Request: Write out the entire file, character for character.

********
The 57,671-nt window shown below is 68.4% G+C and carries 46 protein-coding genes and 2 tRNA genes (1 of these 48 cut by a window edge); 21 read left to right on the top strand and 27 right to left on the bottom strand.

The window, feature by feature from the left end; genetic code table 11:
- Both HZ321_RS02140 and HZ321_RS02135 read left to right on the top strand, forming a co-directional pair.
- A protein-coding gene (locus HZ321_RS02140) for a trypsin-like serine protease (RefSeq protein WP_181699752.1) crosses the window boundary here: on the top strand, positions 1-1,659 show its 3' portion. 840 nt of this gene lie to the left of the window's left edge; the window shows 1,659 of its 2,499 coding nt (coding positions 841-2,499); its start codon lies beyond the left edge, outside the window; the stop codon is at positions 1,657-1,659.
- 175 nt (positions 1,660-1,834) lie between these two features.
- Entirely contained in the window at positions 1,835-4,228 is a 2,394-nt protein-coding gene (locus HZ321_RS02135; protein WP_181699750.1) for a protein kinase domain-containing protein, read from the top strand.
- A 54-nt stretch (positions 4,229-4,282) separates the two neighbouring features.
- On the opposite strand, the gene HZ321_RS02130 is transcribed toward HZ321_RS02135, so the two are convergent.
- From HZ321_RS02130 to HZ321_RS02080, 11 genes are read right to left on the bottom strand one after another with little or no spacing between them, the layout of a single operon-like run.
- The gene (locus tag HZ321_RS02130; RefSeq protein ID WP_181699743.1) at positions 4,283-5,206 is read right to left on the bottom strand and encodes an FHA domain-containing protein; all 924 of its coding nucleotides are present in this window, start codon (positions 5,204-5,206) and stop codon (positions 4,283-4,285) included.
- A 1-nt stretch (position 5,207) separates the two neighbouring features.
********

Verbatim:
The 57,671-nt window shown below is 68.4% G+C and carries 46 protein-coding genes and 2 tRNA genes (1 of these 48 cut by a window edge); 21 read left to right on the top strand and 27 right to left on the bottom strand.

The window, feature by feature from the left end; genetic code table 11:
- Both HZ321_RS02140 and HZ321_RS02135 read left to right on the top strand, forming a co-directional pair.
- A protein-coding gene (locus HZ321_RS02140) for a trypsin-like serine protease (RefSeq protein WP_181699752.1) crosses the window boundary here: on the top strand, positions 1-1,659 show its 3' portion. 840 nt of this gene lie to the left of the window's left edge; the window shows 1,659 of its 2,499 coding nt (coding positions 841-2,499); its start codon lies beyond the left edge, outside the window; the stop codon is at positions 1,657-1,659.
- 175 nt (positions 1,660-1,834) lie between these two features.
- Entirely contained in the window at positions 1,835-4,228 is a 2,394-nt protein-coding gene (locus HZ321_RS02135; protein WP_181699750.1) for a protein kinase domain-containing protein, read from the top strand.
- A 54-nt stretch (positions 4,229-4,282) separates the two neighbouring features.
- On the opposite strand, the gene HZ321_RS02130 is transcribed toward HZ321_RS02135, so the two are convergent.
- From HZ321_RS02130 to HZ321_RS02080, 11 genes are read right to left on the bottom strand one after another with little or no spacing between them, the layout of a single operon-like run.
- The gene (locus tag HZ321_RS02130; RefSeq protein ID WP_181699743.1) at positions 4,283-5,206 is read right to left on the bottom strand and encodes an FHA domain-containing protein; all 924 of its coding nucleotides are present in this window, start codon (positions 5,204-5,206) and stop codon (positions 4,283-4,285) included.
- A 1-nt stretch (position 5,207) separates the two neighbouring features.